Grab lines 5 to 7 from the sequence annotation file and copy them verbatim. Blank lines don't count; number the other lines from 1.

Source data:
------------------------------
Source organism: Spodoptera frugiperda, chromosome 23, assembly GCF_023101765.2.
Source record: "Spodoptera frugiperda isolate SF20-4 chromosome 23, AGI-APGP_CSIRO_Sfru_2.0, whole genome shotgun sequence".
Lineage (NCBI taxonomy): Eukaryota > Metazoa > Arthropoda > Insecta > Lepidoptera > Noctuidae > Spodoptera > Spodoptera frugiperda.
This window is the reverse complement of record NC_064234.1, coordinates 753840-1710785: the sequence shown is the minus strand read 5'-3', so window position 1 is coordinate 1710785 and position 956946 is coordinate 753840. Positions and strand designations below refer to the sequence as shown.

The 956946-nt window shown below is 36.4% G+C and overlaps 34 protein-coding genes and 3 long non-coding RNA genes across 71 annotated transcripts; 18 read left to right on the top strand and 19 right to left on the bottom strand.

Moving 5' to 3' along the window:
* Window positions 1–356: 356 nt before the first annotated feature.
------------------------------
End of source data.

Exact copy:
The 956946-nt window shown below is 36.4% G+C and overlaps 34 protein-coding genes and 3 long non-coding RNA genes across 71 annotated transcripts; 18 read left to right on the top strand and 19 right to left on the bottom strand.

Moving 5' to 3' along the window:
* Window positions 1–356: 356 nt before the first annotated feature.